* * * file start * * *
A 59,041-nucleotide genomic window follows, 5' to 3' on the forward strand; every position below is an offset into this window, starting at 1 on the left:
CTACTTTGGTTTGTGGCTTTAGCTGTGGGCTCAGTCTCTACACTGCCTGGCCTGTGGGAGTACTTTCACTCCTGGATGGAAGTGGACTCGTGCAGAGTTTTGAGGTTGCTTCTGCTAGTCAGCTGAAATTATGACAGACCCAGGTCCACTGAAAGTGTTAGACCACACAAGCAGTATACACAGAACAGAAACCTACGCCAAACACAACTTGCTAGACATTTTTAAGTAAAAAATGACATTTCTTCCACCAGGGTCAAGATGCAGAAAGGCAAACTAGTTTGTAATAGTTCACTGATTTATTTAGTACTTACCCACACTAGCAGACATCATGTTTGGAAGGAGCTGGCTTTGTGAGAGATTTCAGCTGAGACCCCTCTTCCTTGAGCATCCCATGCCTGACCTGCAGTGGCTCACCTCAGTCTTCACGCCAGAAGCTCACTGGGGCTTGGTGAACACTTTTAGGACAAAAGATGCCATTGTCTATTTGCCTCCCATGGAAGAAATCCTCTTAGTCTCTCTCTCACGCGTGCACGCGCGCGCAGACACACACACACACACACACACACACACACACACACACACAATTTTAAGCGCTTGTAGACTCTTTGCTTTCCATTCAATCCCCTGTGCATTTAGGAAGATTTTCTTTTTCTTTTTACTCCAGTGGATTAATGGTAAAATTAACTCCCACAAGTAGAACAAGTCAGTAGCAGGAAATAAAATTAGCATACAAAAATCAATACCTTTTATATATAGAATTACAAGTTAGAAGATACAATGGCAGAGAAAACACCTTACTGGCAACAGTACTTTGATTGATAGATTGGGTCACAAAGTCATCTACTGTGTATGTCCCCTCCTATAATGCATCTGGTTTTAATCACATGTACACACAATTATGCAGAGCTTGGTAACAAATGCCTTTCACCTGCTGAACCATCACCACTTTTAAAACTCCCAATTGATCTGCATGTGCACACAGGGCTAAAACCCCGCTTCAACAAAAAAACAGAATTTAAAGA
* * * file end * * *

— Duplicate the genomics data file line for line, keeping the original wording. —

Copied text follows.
A 59,041-nucleotide genomic window follows, 5' to 3' on the forward strand; every position below is an offset into this window, starting at 1 on the left:
CTACTTTGGTTTGTGGCTTTAGCTGTGGGCTCAGTCTCTACACTGCCTGGCCTGTGGGAGTACTTTCACTCCTGGATGGAAGTGGACTCGTGCAGAGTTTTGAGGTTGCTTCTGCTAGTCAGCTGAAATTATGACAGACCCAGGTCCACTGAAAGTGTTAGACCACACAAGCAGTATACACAGAACAGAAACCTACGCCAAACACAACTTGCTAGACATTTTTAAGTAAAAAATGACATTTCTTCCACCAGGGTCAAGATGCAGAAAGGCAAACTAGTTTGTAATAGTTCACTGATTTATTTAGTACTTACCCACACTAGCAGACATCATGTTTGGAAGGAGCTGGCTTTGTGAGAGATTTCAGCTGAGACCCCTCTTCCTTGAGCATCCCATGCCTGACCTGCAGTGGCTCACCTCAGTCTTCACGCCAGAAGCTCACTGGGGCTTGGTGAACACTTTTAGGACAAAAGATGCCATTGTCTATTTGCCTCCCATGGAAGAAATCCTCTTAGTCTCTCTCTCACGCGTGCACGCGCGCGCAGACACACACACACACACACACACACACACACACACACACACAATTTTAAGCGCTTGTAGACTCTTTGCTTTCCATTCAATCCCCTGTGCATTTAGGAAGATTTTCTTTTTCTTTTTACTCCAGTGGATTAATGGTAAAATTAACTCCCACAAGTAGAACAAGTCAGTAGCAGGAAATAAAATTAGCATACAAAAATCAATACCTTTTATATATAGAATTACAAGTTAGAAGATACAATGGCAGAGAAAACACCTTACTGGCAACAGTACTTTGATTGATAGATTGGGTCACAAAGTCATCTACTGTGTATGTCCCCTCCTATAATGCATCTGGTTTTAATCACATGTACACACAATTATGCAGAGCTTGGTAACAAATGCCTTTCACCTGCTGAACCATCACCACTTTTAAAACTCCCAATTGATCTGCATGTGCACACAGGGCTAAAACCCCGCTTCAACAAAAAAACAGAATTTAAAGA